Saturday, July 30, 2011

Don't You Know That It's Different for Girls?

There are only two aspects of my novels which routinely attract favourable comment: world-building and my handling of female characters.  In real life, I find, I am regularly surprised by female psychology and the fact that, while they look broadly similar to us chaps, fundamental misunderstandings occur almost daily.  I don't claim this as a profound insight, but it puzzles me that I can have so little real understanding while being able to write female characters that readers respond to.

The obvious solution is that I don't in fact write female characters well, and readers are simply "blowing smoke up my ass", in the vivid transatlantic idiom.  Readers of this view should probably stop reading at this point.  The most negative review The Dog of the North received, from Helen McCarthy (a female woman, no less) in Deathray, paused to commend the "rounded, convincing, engaging" women, so I must be doing something right.

Another explanation is perhaps the generally cardboard of female characters in the fantasy genre.  There are exceptions, of course, but the source text of much subsequent fantasy fiction, The Lord of the Rings, does not draw us in on the basis of Eowyn and Arwen.  Too many women in fantasy are either enfeebled victims awaiting rescue, or implausibly rugged warrior types.  Women are plenty interesting enough in real life that the writer can adopt other models without alienating the reader.

The main reason I've been relatively successful with female characters is not, I think, because I understand the feminine psyche: it's because I don't.  My favourite female creations, Laura Glyde, Catzendralle and Larien, Isola and Eilla, are bewitching and mercurial.  The male protagonists of those novels don't understand them: Lamarck, Mirko, Beauceron and Todarko are all at home when they can move in a straight line, but confronted with subtle indirection and an absence of testosterone, they are rather less accomplished.  My own occasional bemusement at feminine behaviour is reflected in my protagonists'.

The interesting and engaging character, male or female,  for the reader, does not act predictably or within narrow boundaries.  The only living creature whose motivations and actions I feel I fully understand is my cat (and even here I may be deluding myself); and I would not argue that Britney would make a gripping fictional protagonist.  A character who surprises and baffles me will, I hope, interest the reader.

Britney... demanding but predictable

If there is an insight to be gained here, it's that to be able to write convincing characters, it's more important to be able to observe behaviour than understand it.  Creating a credible series of character interactions (often misleadingly oversimplified as "conflict" in how-to-write guides) is more about processing all the thousands of real-life interactions you've watched than understanding their motivations.  Do you understand why Iago felt impelled to destroy Othello?  Neither do I.  Do you think Shakespeare did?  Probably not.  But did it make for utterly compelling drama?  You bet.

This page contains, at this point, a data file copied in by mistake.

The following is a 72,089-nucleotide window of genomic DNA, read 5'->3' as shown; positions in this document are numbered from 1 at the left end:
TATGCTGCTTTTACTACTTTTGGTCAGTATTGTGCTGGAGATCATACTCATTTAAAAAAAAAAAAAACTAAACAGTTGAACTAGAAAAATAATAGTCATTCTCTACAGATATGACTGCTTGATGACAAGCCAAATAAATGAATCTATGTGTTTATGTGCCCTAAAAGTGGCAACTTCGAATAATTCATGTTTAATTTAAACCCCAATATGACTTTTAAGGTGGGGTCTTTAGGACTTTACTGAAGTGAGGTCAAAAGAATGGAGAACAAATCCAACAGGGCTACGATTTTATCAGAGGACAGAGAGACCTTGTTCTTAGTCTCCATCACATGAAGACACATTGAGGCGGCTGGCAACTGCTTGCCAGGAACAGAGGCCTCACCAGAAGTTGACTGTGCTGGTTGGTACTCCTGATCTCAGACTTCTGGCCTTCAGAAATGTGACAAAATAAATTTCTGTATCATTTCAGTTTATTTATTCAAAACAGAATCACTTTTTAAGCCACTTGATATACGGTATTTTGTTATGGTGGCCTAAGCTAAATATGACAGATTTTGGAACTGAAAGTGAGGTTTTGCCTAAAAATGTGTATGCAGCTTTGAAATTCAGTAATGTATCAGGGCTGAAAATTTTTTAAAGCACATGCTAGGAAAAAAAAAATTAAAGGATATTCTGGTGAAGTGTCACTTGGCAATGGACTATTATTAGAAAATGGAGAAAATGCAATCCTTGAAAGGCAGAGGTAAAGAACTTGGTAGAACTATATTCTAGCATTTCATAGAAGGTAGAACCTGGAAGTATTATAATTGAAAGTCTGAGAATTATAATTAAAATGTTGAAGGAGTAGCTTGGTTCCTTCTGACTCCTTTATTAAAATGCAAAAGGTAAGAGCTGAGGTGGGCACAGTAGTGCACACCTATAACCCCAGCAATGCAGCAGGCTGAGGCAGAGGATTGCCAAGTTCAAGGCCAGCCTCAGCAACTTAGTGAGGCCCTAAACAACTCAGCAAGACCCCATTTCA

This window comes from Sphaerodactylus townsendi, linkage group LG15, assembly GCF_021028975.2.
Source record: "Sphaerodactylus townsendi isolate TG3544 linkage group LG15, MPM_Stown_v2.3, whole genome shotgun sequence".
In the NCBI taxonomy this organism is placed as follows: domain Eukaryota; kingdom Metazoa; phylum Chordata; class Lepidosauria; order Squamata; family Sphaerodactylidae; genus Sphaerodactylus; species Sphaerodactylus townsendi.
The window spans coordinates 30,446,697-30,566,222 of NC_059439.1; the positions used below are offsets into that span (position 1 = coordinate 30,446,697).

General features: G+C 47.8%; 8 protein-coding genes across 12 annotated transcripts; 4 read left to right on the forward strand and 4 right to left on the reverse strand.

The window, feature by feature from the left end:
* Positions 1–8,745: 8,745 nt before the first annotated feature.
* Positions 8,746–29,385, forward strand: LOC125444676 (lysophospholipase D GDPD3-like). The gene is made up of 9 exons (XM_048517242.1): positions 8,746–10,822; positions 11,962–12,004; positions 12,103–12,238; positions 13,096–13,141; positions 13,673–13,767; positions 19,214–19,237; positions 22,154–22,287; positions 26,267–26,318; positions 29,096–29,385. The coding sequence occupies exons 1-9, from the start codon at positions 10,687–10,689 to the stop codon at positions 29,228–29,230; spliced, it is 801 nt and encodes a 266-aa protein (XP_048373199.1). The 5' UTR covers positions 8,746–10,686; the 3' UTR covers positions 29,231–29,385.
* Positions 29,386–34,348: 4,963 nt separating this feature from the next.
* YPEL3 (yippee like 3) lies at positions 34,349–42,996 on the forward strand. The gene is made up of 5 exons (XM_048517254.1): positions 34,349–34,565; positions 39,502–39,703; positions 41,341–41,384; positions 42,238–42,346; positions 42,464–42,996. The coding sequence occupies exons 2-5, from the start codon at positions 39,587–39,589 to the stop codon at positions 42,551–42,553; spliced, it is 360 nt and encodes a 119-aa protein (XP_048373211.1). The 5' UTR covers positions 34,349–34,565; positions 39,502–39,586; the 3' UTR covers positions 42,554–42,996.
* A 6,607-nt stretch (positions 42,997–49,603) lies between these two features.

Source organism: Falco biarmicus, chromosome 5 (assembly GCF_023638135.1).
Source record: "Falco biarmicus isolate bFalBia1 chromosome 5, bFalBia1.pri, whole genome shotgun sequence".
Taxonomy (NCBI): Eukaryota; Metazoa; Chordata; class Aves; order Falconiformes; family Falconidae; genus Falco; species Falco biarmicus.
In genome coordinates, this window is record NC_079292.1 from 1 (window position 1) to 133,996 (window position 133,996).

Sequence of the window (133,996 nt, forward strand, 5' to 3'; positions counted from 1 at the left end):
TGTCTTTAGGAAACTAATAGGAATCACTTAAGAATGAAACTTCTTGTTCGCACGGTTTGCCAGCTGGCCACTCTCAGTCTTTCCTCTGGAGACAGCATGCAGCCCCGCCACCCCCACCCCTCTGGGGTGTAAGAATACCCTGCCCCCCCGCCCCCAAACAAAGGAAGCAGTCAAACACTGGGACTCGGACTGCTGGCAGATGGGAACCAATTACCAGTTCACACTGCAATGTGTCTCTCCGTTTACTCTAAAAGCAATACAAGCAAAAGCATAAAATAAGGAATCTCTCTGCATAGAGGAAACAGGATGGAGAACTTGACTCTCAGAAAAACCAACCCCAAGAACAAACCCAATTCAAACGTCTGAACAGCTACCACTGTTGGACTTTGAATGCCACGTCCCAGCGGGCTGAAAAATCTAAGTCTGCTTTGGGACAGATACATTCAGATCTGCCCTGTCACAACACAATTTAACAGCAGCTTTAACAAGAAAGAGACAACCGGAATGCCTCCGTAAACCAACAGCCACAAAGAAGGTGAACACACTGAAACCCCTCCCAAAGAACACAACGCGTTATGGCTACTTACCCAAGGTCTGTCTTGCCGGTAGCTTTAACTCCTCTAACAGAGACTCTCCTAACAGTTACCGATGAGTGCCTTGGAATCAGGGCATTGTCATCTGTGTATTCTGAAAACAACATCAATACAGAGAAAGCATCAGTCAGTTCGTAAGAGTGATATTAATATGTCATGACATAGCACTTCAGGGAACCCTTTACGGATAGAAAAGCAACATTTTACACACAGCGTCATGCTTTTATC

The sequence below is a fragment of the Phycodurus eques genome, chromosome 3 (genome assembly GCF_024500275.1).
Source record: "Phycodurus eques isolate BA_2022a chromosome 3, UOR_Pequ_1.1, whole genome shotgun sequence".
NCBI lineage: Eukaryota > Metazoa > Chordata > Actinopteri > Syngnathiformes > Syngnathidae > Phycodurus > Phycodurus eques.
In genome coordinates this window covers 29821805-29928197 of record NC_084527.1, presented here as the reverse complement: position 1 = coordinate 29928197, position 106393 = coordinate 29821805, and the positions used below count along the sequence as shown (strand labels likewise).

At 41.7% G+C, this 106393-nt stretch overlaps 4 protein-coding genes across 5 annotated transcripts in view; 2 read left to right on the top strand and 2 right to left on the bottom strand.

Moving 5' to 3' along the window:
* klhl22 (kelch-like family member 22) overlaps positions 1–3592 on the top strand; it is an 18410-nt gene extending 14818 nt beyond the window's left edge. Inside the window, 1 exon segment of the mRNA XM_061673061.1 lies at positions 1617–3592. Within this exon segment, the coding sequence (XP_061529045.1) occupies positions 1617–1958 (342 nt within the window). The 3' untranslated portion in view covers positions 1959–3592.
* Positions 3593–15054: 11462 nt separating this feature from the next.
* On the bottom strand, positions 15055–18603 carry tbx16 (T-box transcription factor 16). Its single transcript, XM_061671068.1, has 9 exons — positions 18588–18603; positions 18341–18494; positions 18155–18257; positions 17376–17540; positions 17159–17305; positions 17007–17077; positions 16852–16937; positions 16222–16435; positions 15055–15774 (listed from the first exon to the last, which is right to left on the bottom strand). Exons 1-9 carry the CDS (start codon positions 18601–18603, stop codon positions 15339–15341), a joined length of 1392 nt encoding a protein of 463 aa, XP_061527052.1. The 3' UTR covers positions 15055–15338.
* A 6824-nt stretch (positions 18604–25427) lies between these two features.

7 comments:

pecooper said...

Cats may be predictable individually, but as a group they are as varied as women are. You learn from experience, but you never know when you first meet a cat that you will be sharing your peach yogurt with him or waving the laser pointer around so that she can chase it.

We have one now that is devoted to the scientific method. Every new toy we give her is carried over to the track-ball to see if it will roll as well in the track as the ball. Off and on, she has been doing this for a decade.

Tim Stretton said...

You're right, Paul. No two cats are alike - but once you have one sussed it tends to stay sussed. Although some are only predictable in their unpredictability...

Frances Garrood said...

"...more important to be able to observe behaviour that to understand it." That sums it up very well, Tim. The only problem comes when trying to write from an unfamiliar POV. I would never attempt a first person male. That, I know, would be competely beyond me!

Or as the verification word would have it, fogic.

C. N. Nevets said...

As writers we are at our best not when we portray someone else, but when we get our readers started thinking about someone else. That requires not absolute comprehension but observation, empathy, and curiosity.

In Dog of the North, I think one of the strengths is that your characters are not deliberately male and female. They are deliberately characters, some of whom are male and some of whom are female. There are some gender differences that play out, but they do so in a natural way.

This is certainly a contrast when compared to writers who it seems sat down at say, "Well, it's jolly well time I put a girl into this thing."

Tim Stretton said...

Frances, I wouldn't try a first person female POV myself! My final abortive Mondia novel had an occasional female third person POV which I was finding an interesting challenge.

Nevets, as you suggest, with characterisation as with everything else, the key is to make the reader do the work. The writer can hint and nudge--maybe even sledgehammer on occasion--but the story only exists in the reader's head.

Donna Hole said...

Aiyeee; I've only read through about 3 pages of Dog; just getting to Isola, in fact. One day soon, I hope to read straight through this novel, as it is engaging so far :)

Perhaps you write women as we'd like to see ourselves, not as we are, and that's what makes them "well rounded" characters?

Good thoughts :)

.....dhole

Tim Stretton said...

Donna, this post can only have set you up for disappointment once you come to read the final 472 pages...